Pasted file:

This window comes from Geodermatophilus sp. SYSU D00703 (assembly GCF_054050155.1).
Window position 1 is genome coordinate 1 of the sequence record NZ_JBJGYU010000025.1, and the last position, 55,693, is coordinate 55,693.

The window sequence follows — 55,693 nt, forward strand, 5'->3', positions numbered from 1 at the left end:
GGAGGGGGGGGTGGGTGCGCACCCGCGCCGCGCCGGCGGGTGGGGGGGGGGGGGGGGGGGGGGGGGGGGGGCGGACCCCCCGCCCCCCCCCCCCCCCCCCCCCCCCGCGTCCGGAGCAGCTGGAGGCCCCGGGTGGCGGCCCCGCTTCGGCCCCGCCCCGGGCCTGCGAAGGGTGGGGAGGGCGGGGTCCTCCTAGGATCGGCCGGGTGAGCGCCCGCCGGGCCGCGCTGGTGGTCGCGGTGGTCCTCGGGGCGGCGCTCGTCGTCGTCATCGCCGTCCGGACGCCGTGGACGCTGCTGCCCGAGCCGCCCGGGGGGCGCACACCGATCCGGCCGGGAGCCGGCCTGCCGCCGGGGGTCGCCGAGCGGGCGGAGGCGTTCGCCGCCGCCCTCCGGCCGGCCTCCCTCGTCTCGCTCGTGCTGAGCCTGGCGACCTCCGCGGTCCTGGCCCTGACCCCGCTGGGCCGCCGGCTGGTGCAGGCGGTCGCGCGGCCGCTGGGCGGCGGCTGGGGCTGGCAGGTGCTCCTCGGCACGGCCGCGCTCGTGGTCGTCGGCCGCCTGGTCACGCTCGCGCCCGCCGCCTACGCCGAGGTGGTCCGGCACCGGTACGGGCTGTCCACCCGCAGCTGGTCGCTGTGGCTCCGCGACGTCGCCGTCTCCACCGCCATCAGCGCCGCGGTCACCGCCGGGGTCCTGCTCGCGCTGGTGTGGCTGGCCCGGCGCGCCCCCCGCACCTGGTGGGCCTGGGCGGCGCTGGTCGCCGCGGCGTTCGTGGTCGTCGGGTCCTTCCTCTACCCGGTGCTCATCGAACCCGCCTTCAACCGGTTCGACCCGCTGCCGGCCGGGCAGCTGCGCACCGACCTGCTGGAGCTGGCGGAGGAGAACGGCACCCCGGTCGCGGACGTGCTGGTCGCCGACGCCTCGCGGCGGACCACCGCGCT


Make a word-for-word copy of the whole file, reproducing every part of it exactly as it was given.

This window comes from Geodermatophilus sp. SYSU D00703 (assembly GCF_054050155.1).
Window position 1 is genome coordinate 1 of the sequence record NZ_JBJGYU010000025.1, and the last position, 55,693, is coordinate 55,693.

The window sequence follows — 55,693 nt, forward strand, 5'->3', positions numbered from 1 at the left end:
GGAGGGGGGGGTGGGTGCGCACCCGCGCCGCGCCGGCGGGTGGGGGGGGGGGGGGGGGGGGGGGGGGGGGGCGGACCCCCCGCCCCCCCCCCCCCCCCCCCCCCCCGCGTCCGGAGCAGCTGGAGGCCCCGGGTGGCGGCCCCGCTTCGGCCCCGCCCCGGGCCTGCGAAGGGTGGGGAGGGCGGGGTCCTCCTAGGATCGGCCGGGTGAGCGCCCGCCGGGCCGCGCTGGTGGTCGCGGTGGTCCTCGGGGCGGCGCTCGTCGTCGTCATCGCCGTCCGGACGCCGTGGACGCTGCTGCCCGAGCCGCCCGGGGGGCGCACACCGATCCGGCCGGGAGCCGGCCTGCCGCCGGGGGTCGCCGAGCGGGCGGAGGCGTTCGCCGCCGCCCTCCGGCCGGCCTCCCTCGTCTCGCTCGTGCTGAGCCTGGCGACCTCCGCGGTCCTGGCCCTGACCCCGCTGGGCCGCCGGCTGGTGCAGGCGGTCGCGCGGCCGCTGGGCGGCGGCTGGGGCTGGCAGGTGCTCCTCGGCACGGCCGCGCTCGTGGTCGTCGGCCGCCTGGTCACGCTCGCGCCCGCCGCCTACGCCGAGGTGGTCCGGCACCGGTACGGGCTGTCCACCCGCAGCTGGTCGCTGTGGCTCCGCGACGTCGCCGTCTCCACCGCCATCAGCGCCGCGGTCACCGCCGGGGTCCTGCTCGCGCTGGTGTGGCTGGCCCGGCGCGCCCCCCGCACCTGGTGGGCCTGGGCGGCGCTGGTCGCCGCGGCGTTCGTGGTCGTCGGGTCCTTCCTCTACCCGGTGCTCATCGAACCCGCCTTCAACCGGTTCGACCCGCTGCCGGCCGGGCAGCTGCGCACCGACCTGCTGGAGCTGGCGGAGGAGAACGGCACCCCGGTCGCGGACGTGCTGGTCGCCGACGCCTCGCGGCGGACCACCGCGCT